Previous posts in this discussion:
PostA No-Deal Brexit? Reflections on Allister Heath's Essay (José Ignacio Soler, Venezuela, 03/14/19 7:24 am)
I have carefully read the article by Allister Heath, recommended by Ángel Viñas in his latest post about Brexit (March 12th).
I would not dare to question or refute Heath's arguments regarding the advantages and benefits of Brexit for Great Britain. His reputation as an economist and journalist speak for themselves.
Essentially he argues that:
1. UK exports to the EU have not significantly grown since they have belonged to the common market;
2. Brexit's impact on the UK´s GDP is also very low, on the order of 1-2 per cent, and it would only affect one or two industries;
3. The UK government´s plan after Brexit to eliminate 80-90% of tariffs would dramatically reduce the net cost of departure;
4. The loss of the common-market advantages is going to be compensated by alternate foreign markets;
5. "The UK, as a net food importer, suffers particularly from higher food prices, impacting both on the consumer and on the food processing industry";
6. The cost of the Common Agricultural Policy (CAP) costs EU citizens roughly €100 billion (£86 billion) a year;
However, I would dare to make some comments on his arguments, of course only as an amateur economist and based on pure and basic common sense.
It is unclear if the "exports" quoted by Heath include all sorts of products, goods and services, particularly financial and other services. I do not know the real numbers for the export of goods and the benefits that UK industries had as participants in the tariff-free market in the EU, although I suspect and estimate it should have been huge. Also, if I understand correctly, the UK has had great privileges and benefits as the most important financial center in the EU, as a product of the free transit of capital and services. This most probably benefited it a great deal, as the decision to move the headquarters of important financial institutions to other cities in the EU shows. These privileges most likely will be lost after Brexit.
I believe that to assert that only one or two British industries will be affected by Brexit is too optimistic. It is very unlikely that the industrial sector of produced goods, the food sector, the automotive sector, the technology sector, tourist sector, or the financial sector will be unaffected by the increased cost of freight, tariffs, customs barriers or taxes to other alternate markets, until other bilateral trade agreements are arranged.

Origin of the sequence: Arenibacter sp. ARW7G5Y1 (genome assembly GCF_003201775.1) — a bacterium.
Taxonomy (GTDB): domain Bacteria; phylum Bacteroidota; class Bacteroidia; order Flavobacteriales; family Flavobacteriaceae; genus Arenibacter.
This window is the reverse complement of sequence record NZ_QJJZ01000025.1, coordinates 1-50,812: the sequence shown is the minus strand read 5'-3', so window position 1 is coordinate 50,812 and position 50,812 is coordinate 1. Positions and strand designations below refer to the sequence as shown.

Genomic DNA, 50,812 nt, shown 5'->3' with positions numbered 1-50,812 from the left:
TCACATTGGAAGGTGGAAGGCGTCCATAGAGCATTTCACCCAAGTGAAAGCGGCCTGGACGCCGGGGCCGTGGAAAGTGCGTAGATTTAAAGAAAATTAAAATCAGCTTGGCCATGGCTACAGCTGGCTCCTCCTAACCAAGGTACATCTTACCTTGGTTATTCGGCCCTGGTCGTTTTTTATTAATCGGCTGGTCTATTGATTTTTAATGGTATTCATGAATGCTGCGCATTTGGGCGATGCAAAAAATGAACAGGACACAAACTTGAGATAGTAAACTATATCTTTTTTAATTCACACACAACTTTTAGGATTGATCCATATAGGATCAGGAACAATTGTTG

The UK's plan to eliminate 80-90% of tariffs on imported goods is probably necessary to reduce the increasing costs to UK citizens. However Heath seems to overlook the cost to the UK's budget, and these numbers are probably not insignificant.
Furthermore, I believe the likely devaluation of the pound--or increased valuation?--will exert great pressure on inflation, employment, productivity, the cost of living, cost of real estate, tourism, the cost of imported and exported products. It seems to me very optimistic to believe that all these effects after Brexit would not impact significantly the GDP in the short and the medium term.
A Brexit deal would probably mitigate all these impacts, until the economy is stabilized again. A no-deal Brexit as suggested by the author and which seems to be the most likely scenario after Parliament´s most recent rejection of May's deal, I suspect it would be much more dramatic for the UK and the rest of the EU, an undesirable scenario.
JE comments: If you missed Heath's essay, here it is again:
Uncertainty, uncertainty. There are way too many moving parts. Yet can't we be fairly sure that UK real estate prices will decline post-Brexit? I don't see the Russians taking up the slack.